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Labetalol has been identified as a high-alert medication with a heightened risk of causing significant patient harm when used in error.undefined#ref13">13
Route tubes and catheters having different purposes in different, standardized directions (e.g., IV lines routed toward the head; enteric lines toward the feet).11
Take steps to eliminate interruptions and distractions during medication preparation.
Labetalol is used to treat blood pressure (BP) elevations that accompany hypertensive disorders of pregnancy. A combined alpha- and beta-adrenergic blocking agent, labetalol reduces systemic vascular resistance without reducing total peripheral blood flow and has very little effect on cerebral circulation. This results in decreased BP without a substantial decrease in cardiac output.6 Labetalol has a rapid onset and is less likely than other BP medications to cause excessive hypotension, tachycardia, and rebound hypertension.
IV labetalol is a first-line medication for the management of acute-onset, severe hypertension in pregnant patients and patients in the postpartum period.2 The medication may be administered orally, but it is generally administered in the inpatient setting via continuous infusion or by slow IV push.
Maternal vital signs and the fetal heart rate (FHR) pattern should be closely and frequently monitored after labetalol administration. The patient’s response to antihypertensive medication should be monitored closely. Antihypertensive therapy should not decrease arterial pressure too significantly or too rapidly because uteroplacental perfusion may be compromised,1,7 resulting in an interruption of fetal oxygenation with Category II (indeterminate) or Category III (abnormal) FHR characteristics.5 Antihypertensive treatment is indicated for systolic BP of 160 mm Hg or greater, diastolic BP of 110 mm Hg or greater, or both, confirmed as persistent (lasting 15 minutes or more).1,2 The target range is systolic BP of 140 to150 mm Hg and diastolic BP of 90 to 100 mm Hg.4
Contraindications to labetalol administration are active asthma, overt heart failure, greater than first-degree heart block, cardiogenic shock, and severe bradycardia.6 Active asthma is defined as:3
Additional contraindications include conditions that can cause severe, prolonged hypotension, and hypersensitivity to labetalol.6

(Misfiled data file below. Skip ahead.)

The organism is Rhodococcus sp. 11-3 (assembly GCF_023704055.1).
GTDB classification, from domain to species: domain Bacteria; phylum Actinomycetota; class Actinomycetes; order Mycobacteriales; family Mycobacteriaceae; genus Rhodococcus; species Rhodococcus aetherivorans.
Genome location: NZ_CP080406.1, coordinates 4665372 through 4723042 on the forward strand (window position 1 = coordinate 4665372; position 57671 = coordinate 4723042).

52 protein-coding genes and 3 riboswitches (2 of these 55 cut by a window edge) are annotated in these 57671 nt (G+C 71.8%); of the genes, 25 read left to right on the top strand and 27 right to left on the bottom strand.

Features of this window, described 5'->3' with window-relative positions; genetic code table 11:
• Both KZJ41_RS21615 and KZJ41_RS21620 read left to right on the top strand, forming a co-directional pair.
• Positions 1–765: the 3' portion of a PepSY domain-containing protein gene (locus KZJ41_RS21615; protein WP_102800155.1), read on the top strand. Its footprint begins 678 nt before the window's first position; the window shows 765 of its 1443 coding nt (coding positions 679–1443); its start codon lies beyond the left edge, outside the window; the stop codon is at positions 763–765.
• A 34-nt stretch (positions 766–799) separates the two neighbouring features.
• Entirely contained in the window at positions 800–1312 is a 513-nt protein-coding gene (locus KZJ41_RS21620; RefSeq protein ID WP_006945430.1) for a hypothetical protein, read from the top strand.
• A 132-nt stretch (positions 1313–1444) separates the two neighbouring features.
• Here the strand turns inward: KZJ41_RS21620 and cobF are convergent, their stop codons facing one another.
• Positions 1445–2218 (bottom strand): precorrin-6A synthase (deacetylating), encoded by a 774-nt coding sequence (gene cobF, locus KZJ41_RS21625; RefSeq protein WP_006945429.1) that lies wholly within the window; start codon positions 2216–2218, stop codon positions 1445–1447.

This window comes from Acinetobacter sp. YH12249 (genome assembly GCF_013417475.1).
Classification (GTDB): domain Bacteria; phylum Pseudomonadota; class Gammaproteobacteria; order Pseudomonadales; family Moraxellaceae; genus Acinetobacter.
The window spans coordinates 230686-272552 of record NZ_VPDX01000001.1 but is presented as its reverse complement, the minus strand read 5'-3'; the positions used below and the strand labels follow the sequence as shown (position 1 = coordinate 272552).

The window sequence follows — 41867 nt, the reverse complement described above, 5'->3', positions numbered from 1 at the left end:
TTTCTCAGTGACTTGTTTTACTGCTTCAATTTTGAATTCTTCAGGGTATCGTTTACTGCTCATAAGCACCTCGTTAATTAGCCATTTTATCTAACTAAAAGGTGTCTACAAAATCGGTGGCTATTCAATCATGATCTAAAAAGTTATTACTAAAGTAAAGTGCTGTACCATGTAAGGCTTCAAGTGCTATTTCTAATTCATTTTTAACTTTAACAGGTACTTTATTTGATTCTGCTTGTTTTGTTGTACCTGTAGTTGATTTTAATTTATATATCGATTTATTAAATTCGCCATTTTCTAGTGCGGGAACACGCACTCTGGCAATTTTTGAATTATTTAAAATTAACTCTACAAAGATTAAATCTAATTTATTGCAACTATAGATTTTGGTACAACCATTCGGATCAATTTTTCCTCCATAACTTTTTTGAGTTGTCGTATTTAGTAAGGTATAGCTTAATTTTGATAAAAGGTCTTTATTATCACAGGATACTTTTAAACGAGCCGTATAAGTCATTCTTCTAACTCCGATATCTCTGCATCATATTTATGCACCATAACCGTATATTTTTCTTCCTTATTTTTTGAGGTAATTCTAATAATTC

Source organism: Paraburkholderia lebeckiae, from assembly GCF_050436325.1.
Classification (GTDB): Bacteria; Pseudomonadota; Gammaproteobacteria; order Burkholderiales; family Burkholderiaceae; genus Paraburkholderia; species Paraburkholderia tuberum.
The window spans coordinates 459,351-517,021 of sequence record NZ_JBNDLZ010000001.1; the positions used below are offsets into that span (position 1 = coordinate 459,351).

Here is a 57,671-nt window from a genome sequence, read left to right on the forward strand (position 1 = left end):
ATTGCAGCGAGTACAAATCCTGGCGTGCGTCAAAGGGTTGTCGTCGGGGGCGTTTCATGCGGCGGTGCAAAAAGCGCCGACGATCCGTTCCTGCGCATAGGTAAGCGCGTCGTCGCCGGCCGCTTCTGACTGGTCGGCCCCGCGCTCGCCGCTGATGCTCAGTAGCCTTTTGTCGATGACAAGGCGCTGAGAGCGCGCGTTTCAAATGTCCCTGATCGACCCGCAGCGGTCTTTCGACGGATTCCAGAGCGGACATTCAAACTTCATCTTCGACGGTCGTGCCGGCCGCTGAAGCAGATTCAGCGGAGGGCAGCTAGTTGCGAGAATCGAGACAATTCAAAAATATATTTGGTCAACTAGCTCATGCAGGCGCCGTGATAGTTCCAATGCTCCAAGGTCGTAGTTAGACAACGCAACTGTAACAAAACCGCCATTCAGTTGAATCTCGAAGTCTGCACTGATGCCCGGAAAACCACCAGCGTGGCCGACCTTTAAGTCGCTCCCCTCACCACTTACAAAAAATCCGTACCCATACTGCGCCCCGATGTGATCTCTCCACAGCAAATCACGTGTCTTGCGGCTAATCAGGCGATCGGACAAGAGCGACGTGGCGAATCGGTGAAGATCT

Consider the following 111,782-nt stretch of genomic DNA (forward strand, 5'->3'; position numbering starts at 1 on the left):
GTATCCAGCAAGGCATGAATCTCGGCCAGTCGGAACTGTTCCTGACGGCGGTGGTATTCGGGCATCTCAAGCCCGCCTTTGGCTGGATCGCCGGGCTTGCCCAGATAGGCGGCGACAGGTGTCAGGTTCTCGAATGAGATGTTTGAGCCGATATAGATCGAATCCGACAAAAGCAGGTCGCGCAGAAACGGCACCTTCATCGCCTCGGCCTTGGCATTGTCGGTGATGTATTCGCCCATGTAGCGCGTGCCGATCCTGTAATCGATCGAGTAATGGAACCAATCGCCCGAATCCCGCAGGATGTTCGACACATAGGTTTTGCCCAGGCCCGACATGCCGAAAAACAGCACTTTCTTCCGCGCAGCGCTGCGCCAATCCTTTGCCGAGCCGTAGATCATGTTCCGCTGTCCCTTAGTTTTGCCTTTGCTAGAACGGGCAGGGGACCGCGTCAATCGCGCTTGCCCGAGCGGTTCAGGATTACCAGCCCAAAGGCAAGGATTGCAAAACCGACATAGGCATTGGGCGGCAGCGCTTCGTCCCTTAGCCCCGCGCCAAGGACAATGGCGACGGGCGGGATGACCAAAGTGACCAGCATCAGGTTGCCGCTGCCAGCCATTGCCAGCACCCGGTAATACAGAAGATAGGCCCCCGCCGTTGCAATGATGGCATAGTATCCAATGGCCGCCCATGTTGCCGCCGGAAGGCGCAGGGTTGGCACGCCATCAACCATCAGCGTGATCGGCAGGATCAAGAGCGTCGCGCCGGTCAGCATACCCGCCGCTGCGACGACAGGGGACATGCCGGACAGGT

Continuous labetalol IV infusions should be adjusted per the BP response. When the goal BP is reached, the infusion should be stopped.6 Oral labetalol should be started when the supine BP begins to rise.6
Adverse effects of labetalol that should be reported immediately include:
Some adverse effects of labetalol that are generally mild include (Table 1):6
When a secondary antihypertensive medication is given (e.g., nifedipine followed by labetalol or labetalol followed by hydralazine) and BP remains elevated, initiation of an emergency consultation from a specialist in maternal-fetal medicine, internal medicine, anesthesiology, or critical care is recommended.1,3,4
Labeling the tubing reduces the chance of misconnection, especially in circumstances where multiple IV lines or devices are in use.10
If the patient or support person expresses concern regarding the accuracy of a medication, the medication should not be given. The concern should be explored, the practitioner notified, and the order verified.
See Supplies tab at the top of the page.
Do not use medication that is cloudy or precipitated unless such is indicated by its manufacturer as being safe.
Rationale: A 10-ml syringe generates lower injection pressure.9
Druzin, M. and others. (2021). Improving health care response to hypertensive disorders of pregnancy: A California Maternal Quality Care Collaborative (CMQCC) quality improvement toolkit. Retrieved November 30, 2023, from https://www.cmqcc.org
Clinical Review: Aimee Hardt, MN, APRN, CNS, ACCNS-N
Published: January 2024
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